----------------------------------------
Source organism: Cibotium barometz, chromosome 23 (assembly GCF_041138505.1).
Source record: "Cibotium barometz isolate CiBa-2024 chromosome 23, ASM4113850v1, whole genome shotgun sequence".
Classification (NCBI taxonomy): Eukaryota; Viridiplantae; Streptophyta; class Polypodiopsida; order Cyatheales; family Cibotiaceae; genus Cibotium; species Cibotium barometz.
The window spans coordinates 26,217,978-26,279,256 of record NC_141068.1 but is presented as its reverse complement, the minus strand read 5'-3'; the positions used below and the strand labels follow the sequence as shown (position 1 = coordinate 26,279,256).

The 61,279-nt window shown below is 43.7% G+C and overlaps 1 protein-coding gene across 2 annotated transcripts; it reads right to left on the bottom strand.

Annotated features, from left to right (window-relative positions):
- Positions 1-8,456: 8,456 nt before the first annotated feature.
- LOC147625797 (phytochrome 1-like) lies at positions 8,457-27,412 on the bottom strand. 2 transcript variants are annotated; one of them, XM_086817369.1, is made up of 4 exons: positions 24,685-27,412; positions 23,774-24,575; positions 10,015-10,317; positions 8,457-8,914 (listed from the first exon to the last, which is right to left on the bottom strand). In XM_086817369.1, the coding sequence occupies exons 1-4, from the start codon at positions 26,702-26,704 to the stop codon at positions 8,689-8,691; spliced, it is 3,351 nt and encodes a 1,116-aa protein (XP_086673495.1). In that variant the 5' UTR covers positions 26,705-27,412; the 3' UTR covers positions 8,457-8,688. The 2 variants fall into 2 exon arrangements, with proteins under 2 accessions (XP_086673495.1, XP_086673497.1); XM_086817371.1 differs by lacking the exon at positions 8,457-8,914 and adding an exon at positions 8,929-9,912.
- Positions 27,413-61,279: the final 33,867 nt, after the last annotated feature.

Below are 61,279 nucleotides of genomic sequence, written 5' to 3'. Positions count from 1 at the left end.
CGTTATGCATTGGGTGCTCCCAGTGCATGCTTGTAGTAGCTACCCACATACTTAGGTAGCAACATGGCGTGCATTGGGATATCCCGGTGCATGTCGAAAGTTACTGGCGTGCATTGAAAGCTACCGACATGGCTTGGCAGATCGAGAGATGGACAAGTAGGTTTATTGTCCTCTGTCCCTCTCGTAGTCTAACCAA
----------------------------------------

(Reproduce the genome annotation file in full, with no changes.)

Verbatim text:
Source organism: Cibotium barometz, chromosome 23 (assembly GCF_041138505.1).
Source record: "Cibotium barometz isolate CiBa-2024 chromosome 23, ASM4113850v1, whole genome shotgun sequence".
Classification (NCBI taxonomy): Eukaryota; Viridiplantae; Streptophyta; class Polypodiopsida; order Cyatheales; family Cibotiaceae; genus Cibotium; species Cibotium barometz.
The window spans coordinates 26,217,978-26,279,256 of record NC_141068.1 but is presented as its reverse complement, the minus strand read 5'-3'; the positions used below and the strand labels follow the sequence as shown (position 1 = coordinate 26,279,256).

The 61,279-nt window shown below is 43.7% G+C and overlaps 1 protein-coding gene across 2 annotated transcripts; it reads right to left on the bottom strand.

Annotated features, from left to right (window-relative positions):
- Positions 1-8,456: 8,456 nt before the first annotated feature.
- LOC147625797 (phytochrome 1-like) lies at positions 8,457-27,412 on the bottom strand. 2 transcript variants are annotated; one of them, XM_086817369.1, is made up of 4 exons: positions 24,685-27,412; positions 23,774-24,575; positions 10,015-10,317; positions 8,457-8,914 (listed from the first exon to the last, which is right to left on the bottom strand). In XM_086817369.1, the coding sequence occupies exons 1-4, from the start codon at positions 26,702-26,704 to the stop codon at positions 8,689-8,691; spliced, it is 3,351 nt and encodes a 1,116-aa protein (XP_086673495.1). In that variant the 5' UTR covers positions 26,705-27,412; the 3' UTR covers positions 8,457-8,688. The 2 variants fall into 2 exon arrangements, with proteins under 2 accessions (XP_086673495.1, XP_086673497.1); XM_086817371.1 differs by lacking the exon at positions 8,457-8,914 and adding an exon at positions 8,929-9,912.
- Positions 27,413-61,279: the final 33,867 nt, after the last annotated feature.

Below are 61,279 nucleotides of genomic sequence, written 5' to 3'. Positions count from 1 at the left end.
CGTTATGCATTGGGTGCTCCCAGTGCATGCTTGTAGTAGCTACCCACATACTTAGGTAGCAACATGGCGTGCATTGGGATATCCCGGTGCATGTCGAAAGTTACTGGCGTGCATTGAAAGCTACCGACATGGCTTGGCAGATCGAGAGATGGACAAGTAGGTTTATTGTCCTCTGTCCCTCTCGTAGTCTAACCAA